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Inspection carried out on 12 June 2019

During a routine inspection

Caring Hands East London Ltd provides personal care to people living in their own homes. At the time of our visit, they were providing personal care to 74 people.

People’s experience of using this service and what we found

People and their relatives told us they were happy with the service and staff working there. They felt the service was managed well. However, we found the registered manager did not always notify us of concerns raised about their service.

People using the service told us they felt safe when staff visited them. Staff knew what action they should take and how to report any concerns they had. Risks to people were assessed and reviewed regularly.

The provider undertook all necessary checks before new staff began work for the service. There was sufficient staff to provide people’s care.

Systems were in place to make sure people received their medicines as prescribed, which included staff training. Staff had been trained in a variety of areas and were supported to maintain their skills through supervision, appraisals and refresher training. People had access to appropriate health professionals when required and staff monitored and responded when their health needs changed. People were supported to eat and drink sufficient amounts to meet their needs.

Staff understood the level of support people needed and were familiar with their care and support needs. They respected people's privacy and dignity and promoted their independence. Care plans were individualised and reflected each person’s needs and preferences. People were supported to have maximum choice and control of their lives and staff did support them in the least restrictive way possible; the policies and systems in the service did support this practice.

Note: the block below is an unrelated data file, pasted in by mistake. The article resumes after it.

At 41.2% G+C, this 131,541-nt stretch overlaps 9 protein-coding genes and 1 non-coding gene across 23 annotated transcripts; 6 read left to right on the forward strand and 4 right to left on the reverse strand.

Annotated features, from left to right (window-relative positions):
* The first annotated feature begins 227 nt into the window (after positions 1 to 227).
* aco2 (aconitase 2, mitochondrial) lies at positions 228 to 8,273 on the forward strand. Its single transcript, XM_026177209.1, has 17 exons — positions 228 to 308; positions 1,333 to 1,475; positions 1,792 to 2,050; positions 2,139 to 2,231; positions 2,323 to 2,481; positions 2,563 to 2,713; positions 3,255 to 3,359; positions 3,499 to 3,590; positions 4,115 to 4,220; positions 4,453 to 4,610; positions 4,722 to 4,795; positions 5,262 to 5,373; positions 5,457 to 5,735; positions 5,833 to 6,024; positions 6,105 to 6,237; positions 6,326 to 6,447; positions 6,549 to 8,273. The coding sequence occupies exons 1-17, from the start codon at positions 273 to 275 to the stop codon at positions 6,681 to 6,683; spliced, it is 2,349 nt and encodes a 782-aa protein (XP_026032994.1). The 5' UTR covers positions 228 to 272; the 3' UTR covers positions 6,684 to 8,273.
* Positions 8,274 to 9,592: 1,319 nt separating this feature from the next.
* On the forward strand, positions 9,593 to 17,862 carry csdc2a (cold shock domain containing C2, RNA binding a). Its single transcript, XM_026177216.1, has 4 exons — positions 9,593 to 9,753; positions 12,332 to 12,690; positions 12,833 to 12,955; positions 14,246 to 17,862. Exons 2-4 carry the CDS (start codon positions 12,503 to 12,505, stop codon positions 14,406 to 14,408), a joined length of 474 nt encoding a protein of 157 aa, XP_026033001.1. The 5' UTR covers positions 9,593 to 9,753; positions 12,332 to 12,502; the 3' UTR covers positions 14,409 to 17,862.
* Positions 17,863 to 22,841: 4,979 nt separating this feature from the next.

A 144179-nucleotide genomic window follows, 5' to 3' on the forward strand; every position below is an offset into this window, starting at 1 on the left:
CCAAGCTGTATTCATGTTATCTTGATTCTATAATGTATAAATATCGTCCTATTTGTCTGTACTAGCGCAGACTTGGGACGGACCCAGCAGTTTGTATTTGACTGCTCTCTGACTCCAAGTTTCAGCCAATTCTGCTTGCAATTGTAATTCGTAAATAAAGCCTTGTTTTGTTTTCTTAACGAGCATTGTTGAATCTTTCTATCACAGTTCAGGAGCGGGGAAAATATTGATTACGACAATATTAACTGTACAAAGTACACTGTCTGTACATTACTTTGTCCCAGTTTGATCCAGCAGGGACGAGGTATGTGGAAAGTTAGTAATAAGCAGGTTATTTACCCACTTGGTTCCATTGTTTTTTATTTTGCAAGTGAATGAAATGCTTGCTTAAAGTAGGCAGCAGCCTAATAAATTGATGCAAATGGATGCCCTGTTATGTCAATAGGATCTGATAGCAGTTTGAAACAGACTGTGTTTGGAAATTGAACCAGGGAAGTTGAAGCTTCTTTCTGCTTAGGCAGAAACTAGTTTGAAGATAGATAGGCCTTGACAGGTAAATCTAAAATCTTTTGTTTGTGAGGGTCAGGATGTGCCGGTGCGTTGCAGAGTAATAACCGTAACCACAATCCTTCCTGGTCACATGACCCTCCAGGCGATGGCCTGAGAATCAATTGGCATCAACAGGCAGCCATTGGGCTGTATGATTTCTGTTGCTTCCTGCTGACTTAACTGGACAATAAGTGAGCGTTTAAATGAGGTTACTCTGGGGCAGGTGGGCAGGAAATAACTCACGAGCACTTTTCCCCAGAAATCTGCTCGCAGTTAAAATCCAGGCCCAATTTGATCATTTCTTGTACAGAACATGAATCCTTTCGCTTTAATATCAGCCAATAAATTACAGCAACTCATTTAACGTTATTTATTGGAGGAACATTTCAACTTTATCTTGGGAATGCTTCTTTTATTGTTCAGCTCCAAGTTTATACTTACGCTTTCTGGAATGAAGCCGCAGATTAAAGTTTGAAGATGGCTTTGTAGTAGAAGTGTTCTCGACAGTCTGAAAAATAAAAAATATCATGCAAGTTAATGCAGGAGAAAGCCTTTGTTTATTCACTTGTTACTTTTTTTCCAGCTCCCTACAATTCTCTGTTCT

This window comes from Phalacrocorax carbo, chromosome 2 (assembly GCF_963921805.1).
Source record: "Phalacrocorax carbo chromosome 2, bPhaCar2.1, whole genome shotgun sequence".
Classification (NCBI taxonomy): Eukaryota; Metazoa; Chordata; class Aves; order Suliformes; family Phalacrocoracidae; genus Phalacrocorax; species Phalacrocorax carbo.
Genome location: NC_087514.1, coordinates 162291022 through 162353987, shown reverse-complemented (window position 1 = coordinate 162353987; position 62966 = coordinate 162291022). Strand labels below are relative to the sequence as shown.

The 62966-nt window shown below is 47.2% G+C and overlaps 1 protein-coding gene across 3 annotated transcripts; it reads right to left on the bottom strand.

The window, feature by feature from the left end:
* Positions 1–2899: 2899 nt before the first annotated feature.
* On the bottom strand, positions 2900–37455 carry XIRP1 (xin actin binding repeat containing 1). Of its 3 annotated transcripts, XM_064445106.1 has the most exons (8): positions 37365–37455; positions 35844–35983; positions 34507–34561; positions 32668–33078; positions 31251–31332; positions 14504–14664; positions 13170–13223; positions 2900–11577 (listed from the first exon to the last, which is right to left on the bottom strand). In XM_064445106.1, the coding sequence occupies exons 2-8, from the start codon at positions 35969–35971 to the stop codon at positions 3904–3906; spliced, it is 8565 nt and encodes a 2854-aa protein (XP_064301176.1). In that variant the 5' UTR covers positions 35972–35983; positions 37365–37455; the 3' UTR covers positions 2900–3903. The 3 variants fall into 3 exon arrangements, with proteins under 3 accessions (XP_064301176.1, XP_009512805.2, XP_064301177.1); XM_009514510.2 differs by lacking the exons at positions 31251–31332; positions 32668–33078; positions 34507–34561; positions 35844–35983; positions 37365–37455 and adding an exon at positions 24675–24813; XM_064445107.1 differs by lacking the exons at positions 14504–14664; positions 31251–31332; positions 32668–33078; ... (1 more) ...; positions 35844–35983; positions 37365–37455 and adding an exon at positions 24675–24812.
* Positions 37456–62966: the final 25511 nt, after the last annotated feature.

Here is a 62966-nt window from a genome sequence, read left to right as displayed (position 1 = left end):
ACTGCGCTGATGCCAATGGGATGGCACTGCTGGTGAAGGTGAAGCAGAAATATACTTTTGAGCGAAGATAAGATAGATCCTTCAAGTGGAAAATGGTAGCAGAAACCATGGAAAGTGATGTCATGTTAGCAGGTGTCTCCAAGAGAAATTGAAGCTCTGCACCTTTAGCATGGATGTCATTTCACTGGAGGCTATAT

People and their representatives knew how to make a complaint and their views were listened to and acted upon. The management team had a positive culture and was committed to delivering effective care for people. The provider had a number of quality assurance systems in place to monitor the quality of the service, such as surveys, audits and spot checks.

For more details, please see the full report which is on the CQC website at www.cqc.org.uk

Rating at last inspection:

At the last inspection the service was rated requires improvement (published 13 June 2018).

Previous recommendations:

Following the last inspection, we recommended the provider follow best practice guidelines to ensure all incidents were reported to the appropriate bodies. During this visit we noted further improvements were required.

We also made recommendations about medicines and quality assurance. This was because quality assurance and monitoring systems were not operated effectively. We found improvements were required to the way in which medicines were recorded. At this inspection we found improvements had been made and the provider had acted on our recommendations.

Why we inspected:

This was a planned inspection based on the previous rating.

Follow up:

We will continue to monitor intelligence we receive about the service until we return to visit as per our re-inspection programme. If any concerning information is received, we may inspect sooner.